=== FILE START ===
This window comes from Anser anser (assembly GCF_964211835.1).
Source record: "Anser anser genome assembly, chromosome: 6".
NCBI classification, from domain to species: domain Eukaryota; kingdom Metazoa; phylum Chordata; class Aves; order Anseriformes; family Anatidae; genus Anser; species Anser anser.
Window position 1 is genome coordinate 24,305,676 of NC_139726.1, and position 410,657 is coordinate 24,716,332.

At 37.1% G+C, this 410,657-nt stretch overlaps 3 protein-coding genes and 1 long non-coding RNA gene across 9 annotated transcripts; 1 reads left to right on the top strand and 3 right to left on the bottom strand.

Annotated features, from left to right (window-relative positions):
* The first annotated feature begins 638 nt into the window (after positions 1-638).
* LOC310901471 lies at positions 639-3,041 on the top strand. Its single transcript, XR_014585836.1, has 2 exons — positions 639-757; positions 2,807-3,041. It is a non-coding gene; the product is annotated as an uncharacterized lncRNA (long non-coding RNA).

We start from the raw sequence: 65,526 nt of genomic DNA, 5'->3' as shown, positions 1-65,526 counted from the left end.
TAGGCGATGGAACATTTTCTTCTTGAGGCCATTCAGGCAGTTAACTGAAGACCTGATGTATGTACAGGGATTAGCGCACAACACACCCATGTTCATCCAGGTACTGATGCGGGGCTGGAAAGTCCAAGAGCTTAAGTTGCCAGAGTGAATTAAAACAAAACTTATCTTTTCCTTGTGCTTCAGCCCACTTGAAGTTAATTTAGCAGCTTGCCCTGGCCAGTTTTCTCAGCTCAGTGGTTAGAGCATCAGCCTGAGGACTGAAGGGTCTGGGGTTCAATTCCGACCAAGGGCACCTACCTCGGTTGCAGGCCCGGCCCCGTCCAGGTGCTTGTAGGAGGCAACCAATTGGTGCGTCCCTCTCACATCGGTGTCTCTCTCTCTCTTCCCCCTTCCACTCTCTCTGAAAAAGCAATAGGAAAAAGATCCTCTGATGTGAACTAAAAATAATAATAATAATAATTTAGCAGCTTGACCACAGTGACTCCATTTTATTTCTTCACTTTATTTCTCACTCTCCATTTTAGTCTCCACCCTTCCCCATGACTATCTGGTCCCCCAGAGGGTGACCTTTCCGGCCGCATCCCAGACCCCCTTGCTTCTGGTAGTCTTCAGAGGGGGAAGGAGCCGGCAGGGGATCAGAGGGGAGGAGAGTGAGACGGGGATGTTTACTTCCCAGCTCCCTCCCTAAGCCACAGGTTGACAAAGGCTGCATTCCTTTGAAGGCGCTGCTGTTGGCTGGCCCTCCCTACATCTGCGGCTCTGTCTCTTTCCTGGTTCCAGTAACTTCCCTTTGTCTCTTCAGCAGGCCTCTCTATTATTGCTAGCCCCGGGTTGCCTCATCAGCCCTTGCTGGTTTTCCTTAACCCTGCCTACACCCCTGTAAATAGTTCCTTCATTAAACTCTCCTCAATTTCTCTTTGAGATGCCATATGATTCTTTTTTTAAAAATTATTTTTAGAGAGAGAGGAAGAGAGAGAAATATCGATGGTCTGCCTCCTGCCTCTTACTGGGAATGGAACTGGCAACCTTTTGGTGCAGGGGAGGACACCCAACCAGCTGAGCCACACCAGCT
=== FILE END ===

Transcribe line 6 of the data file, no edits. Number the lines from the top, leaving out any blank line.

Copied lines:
Annotated features, from left to right (window-relative positions):